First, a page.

It’s also wise to have reserve funds because problems are always possible.

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Photographing and being photographed, near Vrindavan

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It’s important to find out what the weather is likely to be so you can consider in advance how the weather might affect your photographic opportunities, or even what activities you undertake, and so you can know what clothes to bring. There are lots of online sites that show weather in a location for the next ten days or so and most guide books will give you an indication of what weather conditions will be like by month or by season. For both Japan and Iceland I found detailed time series data online for various locations, which was very useful. However, in these days of global warming, there is always the chance that you will encounter atypical weather conditions.

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Making sugar, near Vrindavan

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Visas and Vaccinations

Visas and vaccinations are essential for a place like India and you need to ensure you do them well in advance since you have to surrender your passport for some weeks.

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Early morning in Vrindavan

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Clothing

You obviously need suitable clothing and the trick is to take what you’re going to need, especially to keep you warm and dry, without discovering you have lots of stuff you haven’t used. A pair of good hiking boots is likely to be essential and I always bring a second pair of footwear just in case.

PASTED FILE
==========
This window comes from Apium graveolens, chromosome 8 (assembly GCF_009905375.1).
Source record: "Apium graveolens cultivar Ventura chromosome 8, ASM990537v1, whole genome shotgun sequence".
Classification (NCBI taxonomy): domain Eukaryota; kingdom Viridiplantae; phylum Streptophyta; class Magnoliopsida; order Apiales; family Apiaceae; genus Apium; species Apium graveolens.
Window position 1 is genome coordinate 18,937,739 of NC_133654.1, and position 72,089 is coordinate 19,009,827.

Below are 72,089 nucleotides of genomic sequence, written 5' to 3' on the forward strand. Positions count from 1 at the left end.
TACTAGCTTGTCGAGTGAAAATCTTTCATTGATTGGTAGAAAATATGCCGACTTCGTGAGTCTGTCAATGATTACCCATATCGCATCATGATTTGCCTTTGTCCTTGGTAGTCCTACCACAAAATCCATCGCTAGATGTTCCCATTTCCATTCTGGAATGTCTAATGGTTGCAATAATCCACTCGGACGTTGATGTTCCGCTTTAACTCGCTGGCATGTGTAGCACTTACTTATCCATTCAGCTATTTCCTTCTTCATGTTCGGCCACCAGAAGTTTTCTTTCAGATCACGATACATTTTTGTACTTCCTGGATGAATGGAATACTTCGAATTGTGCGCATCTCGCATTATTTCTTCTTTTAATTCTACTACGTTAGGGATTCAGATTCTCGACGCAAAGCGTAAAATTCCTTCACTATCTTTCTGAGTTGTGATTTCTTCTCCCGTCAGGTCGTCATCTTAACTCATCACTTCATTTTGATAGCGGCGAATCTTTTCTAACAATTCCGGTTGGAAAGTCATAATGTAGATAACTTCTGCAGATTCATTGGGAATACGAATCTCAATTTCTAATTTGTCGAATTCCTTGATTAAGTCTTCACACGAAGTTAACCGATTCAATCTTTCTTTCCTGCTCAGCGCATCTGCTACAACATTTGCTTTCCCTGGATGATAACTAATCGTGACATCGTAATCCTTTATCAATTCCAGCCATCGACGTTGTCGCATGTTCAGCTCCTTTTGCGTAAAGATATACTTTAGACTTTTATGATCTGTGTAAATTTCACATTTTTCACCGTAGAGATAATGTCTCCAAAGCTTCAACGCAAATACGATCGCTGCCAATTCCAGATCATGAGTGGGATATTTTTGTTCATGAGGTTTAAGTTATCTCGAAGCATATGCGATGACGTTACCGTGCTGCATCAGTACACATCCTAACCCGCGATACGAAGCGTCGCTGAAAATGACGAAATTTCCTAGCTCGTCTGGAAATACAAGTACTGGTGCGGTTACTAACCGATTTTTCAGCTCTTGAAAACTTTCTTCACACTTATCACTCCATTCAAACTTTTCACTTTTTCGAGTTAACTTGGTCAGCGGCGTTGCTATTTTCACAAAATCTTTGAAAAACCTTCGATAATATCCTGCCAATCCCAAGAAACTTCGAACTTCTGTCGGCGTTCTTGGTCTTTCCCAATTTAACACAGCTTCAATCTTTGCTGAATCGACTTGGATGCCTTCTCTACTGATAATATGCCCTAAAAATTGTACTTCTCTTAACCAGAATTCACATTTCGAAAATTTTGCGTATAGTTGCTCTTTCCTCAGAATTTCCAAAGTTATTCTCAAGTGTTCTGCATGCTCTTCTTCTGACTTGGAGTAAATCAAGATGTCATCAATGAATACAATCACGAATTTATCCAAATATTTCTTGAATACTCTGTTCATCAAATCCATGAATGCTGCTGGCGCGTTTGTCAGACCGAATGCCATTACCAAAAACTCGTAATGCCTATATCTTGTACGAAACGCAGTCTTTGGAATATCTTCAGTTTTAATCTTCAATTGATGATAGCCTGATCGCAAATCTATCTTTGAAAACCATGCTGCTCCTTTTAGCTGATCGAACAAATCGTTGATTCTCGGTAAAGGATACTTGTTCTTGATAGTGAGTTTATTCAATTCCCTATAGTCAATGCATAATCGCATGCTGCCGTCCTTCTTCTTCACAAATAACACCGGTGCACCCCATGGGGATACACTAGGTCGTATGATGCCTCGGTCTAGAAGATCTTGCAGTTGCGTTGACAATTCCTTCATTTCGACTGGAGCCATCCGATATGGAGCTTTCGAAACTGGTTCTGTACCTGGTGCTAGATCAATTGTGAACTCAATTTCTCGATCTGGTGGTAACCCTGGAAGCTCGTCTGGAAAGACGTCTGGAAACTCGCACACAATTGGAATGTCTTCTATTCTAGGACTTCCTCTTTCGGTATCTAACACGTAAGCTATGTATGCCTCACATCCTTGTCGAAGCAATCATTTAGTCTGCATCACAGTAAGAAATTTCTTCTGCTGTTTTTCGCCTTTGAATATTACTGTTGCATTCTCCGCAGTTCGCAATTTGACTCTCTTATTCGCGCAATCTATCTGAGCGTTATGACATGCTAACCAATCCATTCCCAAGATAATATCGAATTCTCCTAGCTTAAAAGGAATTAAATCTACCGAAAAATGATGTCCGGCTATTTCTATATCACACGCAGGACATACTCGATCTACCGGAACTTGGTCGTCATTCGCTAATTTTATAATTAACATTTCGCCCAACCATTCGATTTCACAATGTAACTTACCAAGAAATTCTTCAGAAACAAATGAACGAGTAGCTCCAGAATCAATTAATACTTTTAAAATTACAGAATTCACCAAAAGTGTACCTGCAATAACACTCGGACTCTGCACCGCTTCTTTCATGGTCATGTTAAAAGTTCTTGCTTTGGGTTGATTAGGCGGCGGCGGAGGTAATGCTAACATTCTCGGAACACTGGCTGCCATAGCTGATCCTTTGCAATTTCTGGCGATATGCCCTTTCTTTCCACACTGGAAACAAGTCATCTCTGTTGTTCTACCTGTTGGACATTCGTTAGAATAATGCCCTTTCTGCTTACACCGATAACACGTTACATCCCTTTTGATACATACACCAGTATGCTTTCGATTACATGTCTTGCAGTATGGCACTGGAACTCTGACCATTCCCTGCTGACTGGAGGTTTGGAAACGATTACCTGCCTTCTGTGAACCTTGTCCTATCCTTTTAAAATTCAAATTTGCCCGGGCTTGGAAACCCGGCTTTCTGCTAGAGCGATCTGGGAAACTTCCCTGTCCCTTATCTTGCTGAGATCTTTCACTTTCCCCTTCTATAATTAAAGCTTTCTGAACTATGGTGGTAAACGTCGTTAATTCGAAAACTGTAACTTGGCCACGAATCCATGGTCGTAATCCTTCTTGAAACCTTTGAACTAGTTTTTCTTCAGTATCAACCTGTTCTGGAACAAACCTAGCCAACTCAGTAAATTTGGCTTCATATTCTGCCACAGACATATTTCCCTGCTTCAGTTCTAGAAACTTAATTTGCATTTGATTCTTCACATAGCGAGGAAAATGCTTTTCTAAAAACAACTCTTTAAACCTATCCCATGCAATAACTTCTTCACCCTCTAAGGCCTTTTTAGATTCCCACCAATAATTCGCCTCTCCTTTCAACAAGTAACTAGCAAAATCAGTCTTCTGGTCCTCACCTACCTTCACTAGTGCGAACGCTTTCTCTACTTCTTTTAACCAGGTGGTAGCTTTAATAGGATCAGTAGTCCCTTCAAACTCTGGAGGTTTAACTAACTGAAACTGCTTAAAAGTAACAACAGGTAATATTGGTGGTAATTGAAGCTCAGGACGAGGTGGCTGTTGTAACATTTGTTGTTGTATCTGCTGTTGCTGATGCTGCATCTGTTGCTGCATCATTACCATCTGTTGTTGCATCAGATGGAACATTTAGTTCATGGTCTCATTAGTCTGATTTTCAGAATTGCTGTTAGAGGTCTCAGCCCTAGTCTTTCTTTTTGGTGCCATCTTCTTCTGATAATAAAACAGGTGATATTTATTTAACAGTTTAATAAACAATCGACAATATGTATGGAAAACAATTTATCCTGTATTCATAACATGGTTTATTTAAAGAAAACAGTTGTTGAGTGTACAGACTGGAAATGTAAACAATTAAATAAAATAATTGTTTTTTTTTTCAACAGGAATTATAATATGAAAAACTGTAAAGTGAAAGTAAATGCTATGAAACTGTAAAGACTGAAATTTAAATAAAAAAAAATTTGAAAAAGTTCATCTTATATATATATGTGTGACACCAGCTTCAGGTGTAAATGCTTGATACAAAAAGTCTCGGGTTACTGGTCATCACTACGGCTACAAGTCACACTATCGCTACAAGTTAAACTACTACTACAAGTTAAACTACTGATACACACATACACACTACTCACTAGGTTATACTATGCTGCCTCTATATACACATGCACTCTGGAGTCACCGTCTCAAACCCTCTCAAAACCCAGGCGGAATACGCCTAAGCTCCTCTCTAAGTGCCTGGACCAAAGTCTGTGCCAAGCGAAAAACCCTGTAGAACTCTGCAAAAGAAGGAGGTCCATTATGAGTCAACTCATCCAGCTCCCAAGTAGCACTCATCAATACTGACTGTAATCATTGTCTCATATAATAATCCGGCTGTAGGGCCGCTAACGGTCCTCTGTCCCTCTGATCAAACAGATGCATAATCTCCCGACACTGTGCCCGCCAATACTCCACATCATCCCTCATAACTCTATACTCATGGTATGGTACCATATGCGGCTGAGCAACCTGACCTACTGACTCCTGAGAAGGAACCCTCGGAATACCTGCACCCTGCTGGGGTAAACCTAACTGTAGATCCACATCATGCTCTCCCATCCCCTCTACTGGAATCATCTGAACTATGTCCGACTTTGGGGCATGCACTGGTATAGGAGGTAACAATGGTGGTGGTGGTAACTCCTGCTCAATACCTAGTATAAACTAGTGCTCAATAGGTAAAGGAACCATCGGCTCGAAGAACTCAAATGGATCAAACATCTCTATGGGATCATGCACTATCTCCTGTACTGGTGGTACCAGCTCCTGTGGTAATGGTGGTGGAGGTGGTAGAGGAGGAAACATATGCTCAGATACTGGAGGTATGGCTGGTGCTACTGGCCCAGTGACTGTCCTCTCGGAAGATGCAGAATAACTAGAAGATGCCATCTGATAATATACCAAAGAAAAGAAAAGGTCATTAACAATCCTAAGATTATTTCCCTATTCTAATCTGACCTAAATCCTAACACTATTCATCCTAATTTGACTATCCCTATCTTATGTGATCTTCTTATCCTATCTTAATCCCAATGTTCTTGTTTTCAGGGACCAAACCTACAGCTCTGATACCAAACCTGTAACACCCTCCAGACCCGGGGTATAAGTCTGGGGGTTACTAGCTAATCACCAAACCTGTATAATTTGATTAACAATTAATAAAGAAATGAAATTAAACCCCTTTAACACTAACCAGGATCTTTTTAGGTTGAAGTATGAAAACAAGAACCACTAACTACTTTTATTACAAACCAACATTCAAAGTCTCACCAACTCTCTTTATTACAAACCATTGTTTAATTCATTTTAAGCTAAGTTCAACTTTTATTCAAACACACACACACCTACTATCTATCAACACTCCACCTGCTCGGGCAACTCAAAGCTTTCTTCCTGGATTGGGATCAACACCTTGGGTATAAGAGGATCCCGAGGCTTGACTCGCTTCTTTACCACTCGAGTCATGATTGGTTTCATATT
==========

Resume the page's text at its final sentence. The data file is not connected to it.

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Open-air food markets, Vrindavan

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Camera Gear

There’s a huge variety in what you might take as camera equipment and much of this is personal choice.  Roger Clark has a useful article: Does gear matter in photography? .

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Taj Mahal from nearby mosque

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For the most minimal system, you might go for a single camera such as a Sony RX100, a Fujifilm X100s or a mirrorless or DSLR camera with just one zoom. In that case how you carry it and carry-on weights are not major issues. Alternatively, a camera like this might be a secondary camera, especially for walking around in cities.  A Nikon 1 AW might also be an option as the only genuinely waterproof camera system.

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Motorcycle repair shop, Agra